If website and company owners can start to better manage some of these factors and approach SMM with at least a minimal presence, there are certainly benefits to be had. I personally am going to look more into the areas of qualitative research as I believe it lends itself well to the medium and can create further value from our activities. In the end this isnt a one trick pony and understanding the intricacies involved will take time ;
Many just jump into social media seeing what it can do for them. It doesnt work this way. You need to sit on the sidelines and watch the conversation. Then when the time is right, come in and speak your piece. It isnt all about you though, so dont just submit everything thats yours.
Social media is reciprocal. And its a specialty in and of itself. Some SEO, marketer, or programmer type isnt born with this innate knowledge. It takes time and experience, just like anything else. Brian Wallace - NowSourcing
As for you would-be social media marketers waiting in the wings, I hope you have a better idea on the how AND the why.
I think that the problem with companies who offer SMM services is this;
Many of the smaller ones see a quick opportunity to jump on something "hot" so they are "offering" services without knowing much about it themselves. Then there are larger agencies who are focused so much on branding and "attention" and there isn't a real strong ROI there either (if any).
The sweet spots are the companies that understand business and uses social media marketing to help you accomplish your goals (if it's the most appropriate use of your money). In order to do that though - they have to actually understand SMM and be able to deliver as well :) Chris Winfield - 10e20
While Glen Warns;
Moving into social media as a service is very different from doing it on a personal level especially when you might have no knowledge of a certain niche. Glen Allsopp - Viper Chill
As with many answers they create new questions and this journey was no different. I think many of the specifics we covered can be expanded upon by others in the medium. Much like my past experiences in web design and search marketing, part of the growth period involves educating business owners and other marketers. As more defined goals, reporting methods and benefits emerge, social media marketing is sure to be more and more respected and find its place in the marketing toolbox.
I want to truly thank my guest riders for not only taking time to be involved, but also for their candor and willingness to share a glimpse into the inner workings of the SMM world. I for one am much more comfortable sharing space with my SMM brethren and have finally stopped sitting on my fence glaring with wonder and confusion.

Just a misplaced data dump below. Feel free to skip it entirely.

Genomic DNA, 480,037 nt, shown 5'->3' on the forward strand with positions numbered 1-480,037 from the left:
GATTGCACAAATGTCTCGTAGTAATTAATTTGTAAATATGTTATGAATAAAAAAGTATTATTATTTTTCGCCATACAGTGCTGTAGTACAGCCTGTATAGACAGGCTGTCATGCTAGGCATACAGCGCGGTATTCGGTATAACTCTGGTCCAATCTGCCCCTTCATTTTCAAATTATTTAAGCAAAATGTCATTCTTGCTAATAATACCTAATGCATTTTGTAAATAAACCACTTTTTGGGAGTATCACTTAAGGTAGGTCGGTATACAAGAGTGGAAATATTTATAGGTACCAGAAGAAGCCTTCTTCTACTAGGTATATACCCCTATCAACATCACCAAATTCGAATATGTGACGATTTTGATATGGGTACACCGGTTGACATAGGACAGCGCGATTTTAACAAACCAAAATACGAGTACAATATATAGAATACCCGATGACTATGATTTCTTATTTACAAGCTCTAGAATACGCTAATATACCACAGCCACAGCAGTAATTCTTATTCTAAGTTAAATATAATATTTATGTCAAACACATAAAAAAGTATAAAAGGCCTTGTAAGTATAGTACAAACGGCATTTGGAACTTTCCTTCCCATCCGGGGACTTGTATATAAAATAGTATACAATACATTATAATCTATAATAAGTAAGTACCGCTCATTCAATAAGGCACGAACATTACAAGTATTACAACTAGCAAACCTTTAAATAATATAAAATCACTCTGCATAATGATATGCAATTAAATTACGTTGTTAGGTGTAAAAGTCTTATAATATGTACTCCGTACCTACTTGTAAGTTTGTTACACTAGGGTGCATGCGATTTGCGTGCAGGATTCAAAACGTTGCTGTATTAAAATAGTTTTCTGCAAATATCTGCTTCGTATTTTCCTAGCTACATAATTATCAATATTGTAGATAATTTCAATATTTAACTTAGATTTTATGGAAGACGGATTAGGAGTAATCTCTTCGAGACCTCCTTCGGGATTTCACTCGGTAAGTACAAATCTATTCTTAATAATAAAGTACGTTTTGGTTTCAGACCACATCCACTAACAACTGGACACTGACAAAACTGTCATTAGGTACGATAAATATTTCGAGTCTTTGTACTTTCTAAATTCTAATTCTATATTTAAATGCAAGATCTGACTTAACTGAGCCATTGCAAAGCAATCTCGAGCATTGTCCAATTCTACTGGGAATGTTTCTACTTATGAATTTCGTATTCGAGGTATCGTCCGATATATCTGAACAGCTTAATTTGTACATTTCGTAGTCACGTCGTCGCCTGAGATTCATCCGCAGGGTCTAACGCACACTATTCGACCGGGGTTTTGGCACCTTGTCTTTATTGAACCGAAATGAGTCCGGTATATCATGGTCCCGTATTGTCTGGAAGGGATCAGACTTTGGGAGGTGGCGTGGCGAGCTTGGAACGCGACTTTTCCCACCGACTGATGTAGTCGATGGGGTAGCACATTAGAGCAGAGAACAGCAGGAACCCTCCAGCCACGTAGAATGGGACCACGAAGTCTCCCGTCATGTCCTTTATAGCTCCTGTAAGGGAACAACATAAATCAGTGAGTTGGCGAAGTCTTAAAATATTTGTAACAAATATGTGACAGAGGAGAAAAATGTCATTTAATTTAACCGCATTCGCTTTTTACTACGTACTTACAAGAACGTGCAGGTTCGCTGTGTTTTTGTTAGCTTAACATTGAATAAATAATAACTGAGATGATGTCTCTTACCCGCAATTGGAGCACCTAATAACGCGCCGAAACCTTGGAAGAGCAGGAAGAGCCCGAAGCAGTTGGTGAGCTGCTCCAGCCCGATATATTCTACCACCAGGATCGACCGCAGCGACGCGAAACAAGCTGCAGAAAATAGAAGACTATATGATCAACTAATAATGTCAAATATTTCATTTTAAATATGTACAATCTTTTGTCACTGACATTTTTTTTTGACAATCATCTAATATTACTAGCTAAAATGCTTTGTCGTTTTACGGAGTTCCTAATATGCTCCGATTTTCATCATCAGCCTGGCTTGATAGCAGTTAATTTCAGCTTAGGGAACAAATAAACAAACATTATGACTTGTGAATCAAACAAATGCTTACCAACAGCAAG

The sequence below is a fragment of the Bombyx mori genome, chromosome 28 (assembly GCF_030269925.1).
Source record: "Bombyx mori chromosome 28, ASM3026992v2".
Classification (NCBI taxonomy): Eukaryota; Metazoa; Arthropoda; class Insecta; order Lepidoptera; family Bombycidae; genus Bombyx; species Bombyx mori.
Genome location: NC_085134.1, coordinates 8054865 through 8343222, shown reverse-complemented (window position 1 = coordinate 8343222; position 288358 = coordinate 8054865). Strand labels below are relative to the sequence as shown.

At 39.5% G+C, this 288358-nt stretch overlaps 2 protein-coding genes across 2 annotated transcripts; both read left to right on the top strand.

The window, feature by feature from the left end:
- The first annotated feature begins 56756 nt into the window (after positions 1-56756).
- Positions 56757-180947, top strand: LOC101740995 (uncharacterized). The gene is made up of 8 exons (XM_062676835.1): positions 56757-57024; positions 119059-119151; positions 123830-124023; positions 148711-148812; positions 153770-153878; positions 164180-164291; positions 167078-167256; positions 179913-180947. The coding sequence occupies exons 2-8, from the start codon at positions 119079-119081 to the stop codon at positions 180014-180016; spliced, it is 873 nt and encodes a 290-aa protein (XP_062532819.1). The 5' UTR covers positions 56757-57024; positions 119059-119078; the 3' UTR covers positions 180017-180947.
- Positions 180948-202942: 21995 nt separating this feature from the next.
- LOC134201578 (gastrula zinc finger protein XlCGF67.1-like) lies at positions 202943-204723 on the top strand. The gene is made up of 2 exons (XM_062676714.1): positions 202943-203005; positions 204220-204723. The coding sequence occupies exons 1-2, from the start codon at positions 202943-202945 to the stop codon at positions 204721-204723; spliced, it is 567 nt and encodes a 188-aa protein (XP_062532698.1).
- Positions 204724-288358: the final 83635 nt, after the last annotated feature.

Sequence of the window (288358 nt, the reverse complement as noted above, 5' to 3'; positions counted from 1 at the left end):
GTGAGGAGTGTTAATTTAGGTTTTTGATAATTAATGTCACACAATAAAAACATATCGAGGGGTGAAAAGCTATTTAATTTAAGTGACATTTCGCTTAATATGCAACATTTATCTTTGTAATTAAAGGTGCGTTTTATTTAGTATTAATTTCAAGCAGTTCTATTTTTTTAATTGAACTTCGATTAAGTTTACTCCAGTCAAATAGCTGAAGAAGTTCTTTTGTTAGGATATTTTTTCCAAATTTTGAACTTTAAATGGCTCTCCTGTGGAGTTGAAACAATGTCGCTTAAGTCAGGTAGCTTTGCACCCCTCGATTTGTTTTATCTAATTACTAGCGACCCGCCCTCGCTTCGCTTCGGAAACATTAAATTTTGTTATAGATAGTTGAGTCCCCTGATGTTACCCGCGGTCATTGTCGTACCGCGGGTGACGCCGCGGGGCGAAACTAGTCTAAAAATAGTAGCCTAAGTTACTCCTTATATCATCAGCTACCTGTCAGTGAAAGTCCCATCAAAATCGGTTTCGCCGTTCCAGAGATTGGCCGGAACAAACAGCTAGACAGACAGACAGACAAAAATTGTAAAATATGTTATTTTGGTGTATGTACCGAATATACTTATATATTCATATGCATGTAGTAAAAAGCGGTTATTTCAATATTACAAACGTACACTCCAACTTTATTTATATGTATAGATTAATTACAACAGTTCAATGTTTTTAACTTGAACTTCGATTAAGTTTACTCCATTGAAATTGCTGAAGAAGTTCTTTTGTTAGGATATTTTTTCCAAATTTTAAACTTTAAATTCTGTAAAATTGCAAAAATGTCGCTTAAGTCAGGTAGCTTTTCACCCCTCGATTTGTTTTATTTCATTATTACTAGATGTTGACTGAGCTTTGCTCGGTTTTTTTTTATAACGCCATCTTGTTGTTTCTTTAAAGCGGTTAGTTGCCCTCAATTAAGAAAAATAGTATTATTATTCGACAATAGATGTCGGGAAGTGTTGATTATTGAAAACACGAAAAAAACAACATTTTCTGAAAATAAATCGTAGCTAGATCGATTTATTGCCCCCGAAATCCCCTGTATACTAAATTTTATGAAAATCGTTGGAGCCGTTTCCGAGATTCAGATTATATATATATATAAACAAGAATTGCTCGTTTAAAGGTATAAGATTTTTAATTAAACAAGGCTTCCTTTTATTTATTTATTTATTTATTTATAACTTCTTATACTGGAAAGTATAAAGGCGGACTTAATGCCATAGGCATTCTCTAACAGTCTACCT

Jeff Quipp Search Engine People
Chris Winfield 10e20
Brian Wallace NowSourcing
Glen Allsopp Viper Chill
Jordan Kasteler Search and Social
Gennady Lager Send Traffic
Jim Tobin Ignite Social Media
..and to Lee for the inspiration
Some more reading you say? Of course
dont I always?
Discussions on the Business of Social Media Marketing
Fundamentals of Social Media Marketing - DoshDosh
An interview with 4 experts Viper Chill
How to Sell Social Media Marketing NowSourcing
Using Social Media to Build Authority Search Engine People
A look inside a Social Media Marketing Campaign David Wilson
How to start a Social Marketing campaign Jack Humphrey
Getting rich quick with Social Media Marketing Brian Solis
What makes a successful marketing campaign on Social Networks Web Strategist
The state of Social Media Marketing - Britopian
On the Value of SMM
3 Case studies on the importance of Monitoring Social Media Linear.ca
Social Medias influence on Search Rankings Search Engine Journal
The importance of Social Media Marketing Dosh Dosh
Authority building tools of the trade Search Engine People
Social Media is NOT the final frontier Brian Solis
Social Media marketing for Small Business Social Media Trader
Measuring and tracking
Measuring engagement online; the next stage Eric Peterson
Engagement Metrics; Methodology and Measurement Analytics Guru
How will my Social Media Marketing campaign be measured? Ignite Social Media
Social Marketing Metrics Jack Humphrey
Social Media Metrics ClickZ
Exploring Social Media measurement Social Media Explorer
Life after page views; Web analytics 2.0 Computer World
My Journey; SMM; is it for you? | Getting a grip on Social Media Marketing | Social Media Marketers need a better identity | the Value of SMM Part I
What's next? We're going to expand on qualitative research and SMM - Stay Tuned